You know Kafka's Metamorphosis, of course; the tale of a man called Gregor, who wakes up one morning to find he's become an insect. But do you really know the story? What about the other characters – do you know anything of their lives? This clever, free-handed, but ultimately faithful adaptation is narrated by Gregor's sister Grete… drawing parallels with her own metamorphosis from girl into woman, and offering an interesting interpretation of Gregor's transformation as well.
In this solo performance, Heather-Rose Andrews appears as an adult Grete – but her maturity soon switches to childishness as she recalls conversations from her past. It's a crisp and striking transition, which emphasises one of this play's main themes: how different it is to be a girl and a woman, and how confusing and even shaming the changes of puberty can be. Sexually frank, but never gratuitous, Andrews' convincing portrayal illuminates topics of universal relevance, as well as offering an interesting adjunct to Kafka's male-dominated novella.
And playwright Sam Chittenden goes still further than that, developing a fully-fledged back-story for the whole of Grete's household. The family dynamics are painful, but all too recognisable: dad hides behind his newspaper, mum keeps up appearances, yet the rot in their relationships was seeded years ago. And when three lodgers arrive in the house – an event drawn from Kafka's original text – you sense that things won't get any better.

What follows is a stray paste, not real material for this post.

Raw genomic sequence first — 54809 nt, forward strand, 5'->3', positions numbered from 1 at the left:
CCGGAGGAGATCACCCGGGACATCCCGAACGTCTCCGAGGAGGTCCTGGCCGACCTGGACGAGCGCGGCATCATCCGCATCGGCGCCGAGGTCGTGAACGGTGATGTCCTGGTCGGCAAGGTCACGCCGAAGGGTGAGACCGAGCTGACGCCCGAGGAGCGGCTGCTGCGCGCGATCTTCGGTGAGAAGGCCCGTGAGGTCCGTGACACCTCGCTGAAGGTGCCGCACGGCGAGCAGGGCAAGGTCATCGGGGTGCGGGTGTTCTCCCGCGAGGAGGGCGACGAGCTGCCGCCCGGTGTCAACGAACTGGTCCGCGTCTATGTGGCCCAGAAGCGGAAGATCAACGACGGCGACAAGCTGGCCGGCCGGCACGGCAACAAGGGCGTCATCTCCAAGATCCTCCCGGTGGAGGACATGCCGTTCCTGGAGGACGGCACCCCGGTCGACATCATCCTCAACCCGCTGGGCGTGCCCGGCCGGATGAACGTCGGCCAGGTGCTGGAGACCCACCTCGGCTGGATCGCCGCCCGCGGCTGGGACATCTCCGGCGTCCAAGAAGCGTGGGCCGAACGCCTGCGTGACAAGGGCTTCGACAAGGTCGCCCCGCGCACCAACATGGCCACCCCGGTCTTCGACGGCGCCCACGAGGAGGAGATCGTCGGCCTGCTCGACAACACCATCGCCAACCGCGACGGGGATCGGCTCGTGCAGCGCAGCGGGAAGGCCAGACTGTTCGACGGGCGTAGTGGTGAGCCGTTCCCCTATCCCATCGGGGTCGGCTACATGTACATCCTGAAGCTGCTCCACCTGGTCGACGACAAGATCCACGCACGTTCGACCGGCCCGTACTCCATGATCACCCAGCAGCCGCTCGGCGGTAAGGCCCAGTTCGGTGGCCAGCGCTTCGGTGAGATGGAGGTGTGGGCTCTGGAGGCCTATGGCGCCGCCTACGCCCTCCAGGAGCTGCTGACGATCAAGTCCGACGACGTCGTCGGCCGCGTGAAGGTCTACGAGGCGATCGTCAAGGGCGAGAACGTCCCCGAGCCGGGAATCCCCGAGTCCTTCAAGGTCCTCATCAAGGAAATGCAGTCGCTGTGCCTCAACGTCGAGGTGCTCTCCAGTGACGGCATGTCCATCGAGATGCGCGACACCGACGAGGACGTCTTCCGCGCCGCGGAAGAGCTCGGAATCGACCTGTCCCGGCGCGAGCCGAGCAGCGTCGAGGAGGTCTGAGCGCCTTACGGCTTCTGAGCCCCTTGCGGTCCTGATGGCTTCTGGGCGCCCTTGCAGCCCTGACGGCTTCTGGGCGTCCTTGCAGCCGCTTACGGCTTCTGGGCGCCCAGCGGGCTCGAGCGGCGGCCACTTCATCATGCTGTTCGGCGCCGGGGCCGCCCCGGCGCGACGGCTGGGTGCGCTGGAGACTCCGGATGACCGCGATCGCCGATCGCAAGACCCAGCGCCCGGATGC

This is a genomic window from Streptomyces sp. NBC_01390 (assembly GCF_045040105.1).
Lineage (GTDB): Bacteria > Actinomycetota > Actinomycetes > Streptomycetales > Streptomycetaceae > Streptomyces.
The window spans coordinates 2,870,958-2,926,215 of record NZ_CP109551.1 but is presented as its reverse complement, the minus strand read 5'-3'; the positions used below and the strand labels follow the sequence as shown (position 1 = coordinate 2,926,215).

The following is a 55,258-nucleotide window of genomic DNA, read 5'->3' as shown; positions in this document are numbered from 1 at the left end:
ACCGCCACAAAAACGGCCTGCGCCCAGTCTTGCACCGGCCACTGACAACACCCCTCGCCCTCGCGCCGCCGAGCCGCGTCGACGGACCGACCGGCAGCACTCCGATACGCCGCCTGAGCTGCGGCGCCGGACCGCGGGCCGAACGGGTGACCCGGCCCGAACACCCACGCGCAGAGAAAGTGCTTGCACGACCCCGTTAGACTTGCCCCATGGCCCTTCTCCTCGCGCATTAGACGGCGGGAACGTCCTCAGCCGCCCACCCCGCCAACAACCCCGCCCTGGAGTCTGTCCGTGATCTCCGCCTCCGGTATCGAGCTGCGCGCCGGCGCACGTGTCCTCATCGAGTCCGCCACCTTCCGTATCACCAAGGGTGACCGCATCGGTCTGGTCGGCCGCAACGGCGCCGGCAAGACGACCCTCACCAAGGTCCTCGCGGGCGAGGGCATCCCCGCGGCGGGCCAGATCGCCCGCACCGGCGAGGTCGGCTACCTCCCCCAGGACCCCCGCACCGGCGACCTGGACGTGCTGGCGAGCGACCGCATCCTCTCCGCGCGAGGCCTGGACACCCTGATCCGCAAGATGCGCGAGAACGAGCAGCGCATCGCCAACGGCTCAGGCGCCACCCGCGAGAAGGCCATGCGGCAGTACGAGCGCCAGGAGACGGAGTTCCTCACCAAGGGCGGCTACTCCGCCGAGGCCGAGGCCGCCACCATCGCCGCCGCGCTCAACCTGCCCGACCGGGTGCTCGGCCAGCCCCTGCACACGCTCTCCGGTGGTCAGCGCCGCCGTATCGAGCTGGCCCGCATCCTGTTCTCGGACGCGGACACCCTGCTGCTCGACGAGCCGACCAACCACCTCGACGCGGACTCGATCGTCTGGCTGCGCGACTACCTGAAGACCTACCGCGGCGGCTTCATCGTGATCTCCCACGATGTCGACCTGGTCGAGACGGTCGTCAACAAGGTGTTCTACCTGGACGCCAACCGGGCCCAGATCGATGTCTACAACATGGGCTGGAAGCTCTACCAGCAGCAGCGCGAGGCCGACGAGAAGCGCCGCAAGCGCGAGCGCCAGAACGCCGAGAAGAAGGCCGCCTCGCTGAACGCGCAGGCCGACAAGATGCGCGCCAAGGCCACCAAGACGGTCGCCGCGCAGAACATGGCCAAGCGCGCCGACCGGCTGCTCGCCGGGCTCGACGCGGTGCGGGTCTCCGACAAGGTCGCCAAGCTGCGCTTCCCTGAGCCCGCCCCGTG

While Grete is the focus of the story, it isn't exclusively hers. Chittenden builds an interesting, thought-provoking back-story for Gregor too; a melancholy man, who prefers to be unhappy, his transformation becomes a metaphor for withdrawal from society. His insect shell is an armour against the people who hurt him, a type of psychological shield. Again, this is a sympathetic embellishment of Kafka's original, which dovetails perfectly with the depressing but believable history that Chittenden has created.
Towards the end, however, she cracks open one further, massive topic – which, though it's been lightly foreshadowed, feels a little too much like an afterthought to me. While nobody would doubt its importance, it doesn't tie in all that closely to what's gone before, and it belongs in a different time period to the rest of the plot. Most importantly, there isn't room in an hour-long production to give it the emphasis it deserves; better, I think, to leave it aside, than to approach it quite so fleetingly.
The constant, repetitive music grows a little distracting, but other patterns are welcome and comforting: Kafka's famous first line, about waking from troubled dreams, comes back again and again with a slightly different meaning each time. All in all, this version of Metamorphosis is well-conceived, well-constructed, and finely-performed – a worthy counterpoint to an iconic story.